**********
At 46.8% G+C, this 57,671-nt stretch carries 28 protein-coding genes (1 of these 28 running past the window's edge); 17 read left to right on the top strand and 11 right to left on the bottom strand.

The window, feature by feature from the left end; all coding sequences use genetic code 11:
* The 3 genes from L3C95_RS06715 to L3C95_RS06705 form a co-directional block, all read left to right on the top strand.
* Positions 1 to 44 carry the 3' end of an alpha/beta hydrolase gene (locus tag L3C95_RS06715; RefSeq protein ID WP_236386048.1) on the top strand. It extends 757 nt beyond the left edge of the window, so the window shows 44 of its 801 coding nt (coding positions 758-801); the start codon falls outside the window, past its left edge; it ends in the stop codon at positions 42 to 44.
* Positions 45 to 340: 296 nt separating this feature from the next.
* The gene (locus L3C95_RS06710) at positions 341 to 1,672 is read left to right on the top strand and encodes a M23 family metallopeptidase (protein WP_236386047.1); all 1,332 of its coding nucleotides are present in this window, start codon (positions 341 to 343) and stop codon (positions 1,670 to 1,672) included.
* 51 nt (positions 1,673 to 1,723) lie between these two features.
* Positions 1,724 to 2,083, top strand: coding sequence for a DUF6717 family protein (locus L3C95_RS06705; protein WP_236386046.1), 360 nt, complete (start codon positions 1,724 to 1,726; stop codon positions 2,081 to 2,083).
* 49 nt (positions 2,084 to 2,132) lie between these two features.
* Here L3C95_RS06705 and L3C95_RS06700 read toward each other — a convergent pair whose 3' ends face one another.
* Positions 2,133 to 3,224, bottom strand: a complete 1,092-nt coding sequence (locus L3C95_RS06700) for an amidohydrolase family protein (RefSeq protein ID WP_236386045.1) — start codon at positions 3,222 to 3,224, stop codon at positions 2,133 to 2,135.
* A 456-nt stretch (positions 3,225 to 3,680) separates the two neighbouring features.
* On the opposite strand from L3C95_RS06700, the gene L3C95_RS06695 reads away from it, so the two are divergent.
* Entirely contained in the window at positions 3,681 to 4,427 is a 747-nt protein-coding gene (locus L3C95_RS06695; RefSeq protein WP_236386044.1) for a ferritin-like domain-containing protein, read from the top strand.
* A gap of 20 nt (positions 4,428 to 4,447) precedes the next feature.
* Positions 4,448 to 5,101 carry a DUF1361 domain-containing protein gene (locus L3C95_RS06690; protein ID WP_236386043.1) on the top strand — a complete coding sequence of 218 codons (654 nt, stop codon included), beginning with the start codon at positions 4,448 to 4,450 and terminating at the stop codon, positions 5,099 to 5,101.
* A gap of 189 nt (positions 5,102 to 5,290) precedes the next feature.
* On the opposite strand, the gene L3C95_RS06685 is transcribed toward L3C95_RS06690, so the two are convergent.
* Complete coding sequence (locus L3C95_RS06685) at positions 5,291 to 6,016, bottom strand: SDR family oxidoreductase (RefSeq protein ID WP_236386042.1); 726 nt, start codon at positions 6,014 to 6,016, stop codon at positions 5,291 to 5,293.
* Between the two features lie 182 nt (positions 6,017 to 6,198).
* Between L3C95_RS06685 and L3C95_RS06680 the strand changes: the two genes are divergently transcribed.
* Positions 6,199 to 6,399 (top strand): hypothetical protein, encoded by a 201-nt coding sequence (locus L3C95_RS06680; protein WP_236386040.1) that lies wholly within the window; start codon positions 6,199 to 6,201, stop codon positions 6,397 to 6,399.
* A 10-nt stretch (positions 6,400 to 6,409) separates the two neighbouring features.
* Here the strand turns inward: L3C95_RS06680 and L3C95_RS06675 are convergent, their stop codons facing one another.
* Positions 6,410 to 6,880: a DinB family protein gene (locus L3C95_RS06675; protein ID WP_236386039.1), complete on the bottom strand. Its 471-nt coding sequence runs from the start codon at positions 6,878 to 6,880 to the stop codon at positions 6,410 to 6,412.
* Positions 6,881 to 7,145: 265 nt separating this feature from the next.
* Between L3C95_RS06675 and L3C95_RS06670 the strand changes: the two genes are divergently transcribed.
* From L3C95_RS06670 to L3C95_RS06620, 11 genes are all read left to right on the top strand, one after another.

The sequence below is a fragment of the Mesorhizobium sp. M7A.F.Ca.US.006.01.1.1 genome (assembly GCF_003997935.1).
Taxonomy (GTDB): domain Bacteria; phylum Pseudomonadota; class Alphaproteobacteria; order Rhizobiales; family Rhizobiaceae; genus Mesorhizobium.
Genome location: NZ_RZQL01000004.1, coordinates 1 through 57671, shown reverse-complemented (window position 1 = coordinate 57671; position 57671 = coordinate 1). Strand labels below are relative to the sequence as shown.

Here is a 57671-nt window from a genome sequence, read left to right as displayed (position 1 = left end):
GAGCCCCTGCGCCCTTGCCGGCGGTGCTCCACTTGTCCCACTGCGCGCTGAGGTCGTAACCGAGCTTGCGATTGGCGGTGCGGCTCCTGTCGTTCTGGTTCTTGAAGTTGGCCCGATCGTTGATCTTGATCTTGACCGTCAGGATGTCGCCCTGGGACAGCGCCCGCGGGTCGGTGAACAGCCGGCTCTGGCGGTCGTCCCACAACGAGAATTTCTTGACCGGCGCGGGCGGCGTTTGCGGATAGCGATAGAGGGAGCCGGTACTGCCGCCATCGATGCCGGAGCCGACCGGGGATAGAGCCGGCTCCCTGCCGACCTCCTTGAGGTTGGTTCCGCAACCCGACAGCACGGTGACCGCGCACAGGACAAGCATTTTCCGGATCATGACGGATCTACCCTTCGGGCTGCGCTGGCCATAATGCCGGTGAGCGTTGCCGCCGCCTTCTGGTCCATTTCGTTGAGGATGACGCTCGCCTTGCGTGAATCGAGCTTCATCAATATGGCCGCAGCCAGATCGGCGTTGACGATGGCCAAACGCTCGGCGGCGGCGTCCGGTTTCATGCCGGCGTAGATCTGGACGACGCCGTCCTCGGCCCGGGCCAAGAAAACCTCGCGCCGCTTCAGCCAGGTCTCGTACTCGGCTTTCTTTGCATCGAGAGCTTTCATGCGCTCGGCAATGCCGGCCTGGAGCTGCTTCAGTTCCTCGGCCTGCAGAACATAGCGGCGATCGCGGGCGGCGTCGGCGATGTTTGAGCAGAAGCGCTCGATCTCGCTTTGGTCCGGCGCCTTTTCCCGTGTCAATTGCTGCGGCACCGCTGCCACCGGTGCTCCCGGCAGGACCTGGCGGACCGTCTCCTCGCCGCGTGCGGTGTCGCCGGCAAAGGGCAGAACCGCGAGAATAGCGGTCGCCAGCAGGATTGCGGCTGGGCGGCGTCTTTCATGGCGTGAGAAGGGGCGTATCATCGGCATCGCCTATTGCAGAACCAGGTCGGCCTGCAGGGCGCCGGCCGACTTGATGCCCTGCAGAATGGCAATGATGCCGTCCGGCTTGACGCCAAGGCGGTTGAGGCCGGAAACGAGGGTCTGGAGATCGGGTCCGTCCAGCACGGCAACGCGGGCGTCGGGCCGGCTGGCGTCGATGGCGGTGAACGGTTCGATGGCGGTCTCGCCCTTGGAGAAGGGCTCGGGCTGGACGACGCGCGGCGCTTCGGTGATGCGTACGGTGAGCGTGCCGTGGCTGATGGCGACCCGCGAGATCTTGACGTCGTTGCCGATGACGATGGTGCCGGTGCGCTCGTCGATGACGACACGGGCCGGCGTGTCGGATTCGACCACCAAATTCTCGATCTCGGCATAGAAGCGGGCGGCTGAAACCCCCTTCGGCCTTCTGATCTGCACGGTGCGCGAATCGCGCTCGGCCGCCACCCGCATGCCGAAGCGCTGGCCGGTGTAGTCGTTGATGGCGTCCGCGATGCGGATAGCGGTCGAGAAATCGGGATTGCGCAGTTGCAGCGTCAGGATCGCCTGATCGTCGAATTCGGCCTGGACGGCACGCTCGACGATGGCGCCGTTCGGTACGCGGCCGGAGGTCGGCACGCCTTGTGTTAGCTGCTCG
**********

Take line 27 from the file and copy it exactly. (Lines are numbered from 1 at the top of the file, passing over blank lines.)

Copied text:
* Between L3C95_RS06675 and L3C95_RS06670 the strand changes: the two genes are divergently transcribed.